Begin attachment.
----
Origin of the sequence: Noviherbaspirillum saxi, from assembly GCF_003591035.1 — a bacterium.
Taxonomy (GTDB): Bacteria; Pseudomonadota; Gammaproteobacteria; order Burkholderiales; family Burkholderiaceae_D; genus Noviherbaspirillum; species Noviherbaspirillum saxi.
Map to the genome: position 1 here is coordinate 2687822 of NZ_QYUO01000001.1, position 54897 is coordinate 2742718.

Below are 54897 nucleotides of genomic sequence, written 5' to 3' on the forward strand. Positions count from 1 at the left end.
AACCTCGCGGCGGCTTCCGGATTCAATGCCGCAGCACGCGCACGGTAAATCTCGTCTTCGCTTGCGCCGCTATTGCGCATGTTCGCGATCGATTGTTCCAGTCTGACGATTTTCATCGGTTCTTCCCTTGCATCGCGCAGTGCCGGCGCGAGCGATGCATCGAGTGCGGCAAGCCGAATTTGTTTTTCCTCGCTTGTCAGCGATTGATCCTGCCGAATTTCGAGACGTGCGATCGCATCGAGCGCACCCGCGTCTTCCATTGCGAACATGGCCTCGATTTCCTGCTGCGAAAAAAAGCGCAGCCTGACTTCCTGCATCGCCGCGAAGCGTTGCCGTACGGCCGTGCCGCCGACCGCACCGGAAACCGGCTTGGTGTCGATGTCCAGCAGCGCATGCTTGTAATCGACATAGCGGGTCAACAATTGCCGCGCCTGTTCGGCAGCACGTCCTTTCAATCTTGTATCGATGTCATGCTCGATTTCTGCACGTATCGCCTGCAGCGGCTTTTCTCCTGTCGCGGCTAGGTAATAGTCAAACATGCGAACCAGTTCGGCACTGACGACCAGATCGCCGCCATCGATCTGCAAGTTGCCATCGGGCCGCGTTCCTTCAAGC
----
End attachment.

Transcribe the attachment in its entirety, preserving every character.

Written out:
Origin of the sequence: Noviherbaspirillum saxi, from assembly GCF_003591035.1 — a bacterium.
Taxonomy (GTDB): Bacteria; Pseudomonadota; Gammaproteobacteria; order Burkholderiales; family Burkholderiaceae_D; genus Noviherbaspirillum; species Noviherbaspirillum saxi.
Map to the genome: position 1 here is coordinate 2687822 of NZ_QYUO01000001.1, position 54897 is coordinate 2742718.

Below are 54897 nucleotides of genomic sequence, written 5' to 3' on the forward strand. Positions count from 1 at the left end.
AACCTCGCGGCGGCTTCCGGATTCAATGCCGCAGCACGCGCACGGTAAATCTCGTCTTCGCTTGCGCCGCTATTGCGCATGTTCGCGATCGATTGTTCCAGTCTGACGATTTTCATCGGTTCTTCCCTTGCATCGCGCAGTGCCGGCGCGAGCGATGCATCGAGTGCGGCAAGCCGAATTTGTTTTTCCTCGCTTGTCAGCGATTGATCCTGCCGAATTTCGAGACGTGCGATCGCATCGAGCGCACCCGCGTCTTCCATTGCGAACATGGCCTCGATTTCCTGCTGCGAAAAAAAGCGCAGCCTGACTTCCTGCATCGCCGCGAAGCGTTGCCGTACGGCCGTGCCGCCGACCGCACCGGAAACCGGCTTGGTGTCGATGTCCAGCAGCGCATGCTTGTAATCGACATAGCGGGTCAACAATTGCCGCGCCTGTTCGGCAGCACGTCCTTTCAATCTTGTATCGATGTCATGCTCGATTTCTGCACGTATCGCCTGCAGCGGCTTTTCTCCTGTCGCGGCTAGGTAATAGTCAAACATGCGAACCAGTTCGGCACTGACGACCAGATCGCCGCCATCGATCTGCAAGTTGCCATCGGGCCGCGTTCCTTCAAGC